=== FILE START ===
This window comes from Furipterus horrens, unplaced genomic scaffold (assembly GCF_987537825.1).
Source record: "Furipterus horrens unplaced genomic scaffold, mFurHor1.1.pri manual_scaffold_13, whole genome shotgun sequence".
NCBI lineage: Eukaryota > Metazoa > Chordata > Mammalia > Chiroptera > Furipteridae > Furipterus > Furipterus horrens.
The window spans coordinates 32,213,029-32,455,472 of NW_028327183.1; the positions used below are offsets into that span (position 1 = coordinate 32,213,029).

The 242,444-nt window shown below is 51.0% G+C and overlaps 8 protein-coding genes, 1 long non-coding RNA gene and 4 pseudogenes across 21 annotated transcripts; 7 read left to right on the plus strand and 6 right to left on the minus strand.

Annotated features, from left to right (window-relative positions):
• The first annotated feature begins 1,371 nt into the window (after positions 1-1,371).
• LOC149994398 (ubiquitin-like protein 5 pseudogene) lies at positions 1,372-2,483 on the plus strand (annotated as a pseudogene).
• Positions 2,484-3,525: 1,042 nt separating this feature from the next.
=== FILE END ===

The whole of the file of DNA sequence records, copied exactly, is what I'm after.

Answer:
This window comes from Furipterus horrens, unplaced genomic scaffold (assembly GCF_987537825.1).
Source record: "Furipterus horrens unplaced genomic scaffold, mFurHor1.1.pri manual_scaffold_13, whole genome shotgun sequence".
NCBI lineage: Eukaryota > Metazoa > Chordata > Mammalia > Chiroptera > Furipteridae > Furipterus > Furipterus horrens.
The window spans coordinates 32,213,029-32,455,472 of NW_028327183.1; the positions used below are offsets into that span (position 1 = coordinate 32,213,029).

The 242,444-nt window shown below is 51.0% G+C and overlaps 8 protein-coding genes, 1 long non-coding RNA gene and 4 pseudogenes across 21 annotated transcripts; 7 read left to right on the plus strand and 6 right to left on the minus strand.

Annotated features, from left to right (window-relative positions):
• The first annotated feature begins 1,371 nt into the window (after positions 1-1,371).
• LOC149994398 (ubiquitin-like protein 5 pseudogene) lies at positions 1,372-2,483 on the plus strand (annotated as a pseudogene).
• Positions 2,484-3,525: 1,042 nt separating this feature from the next.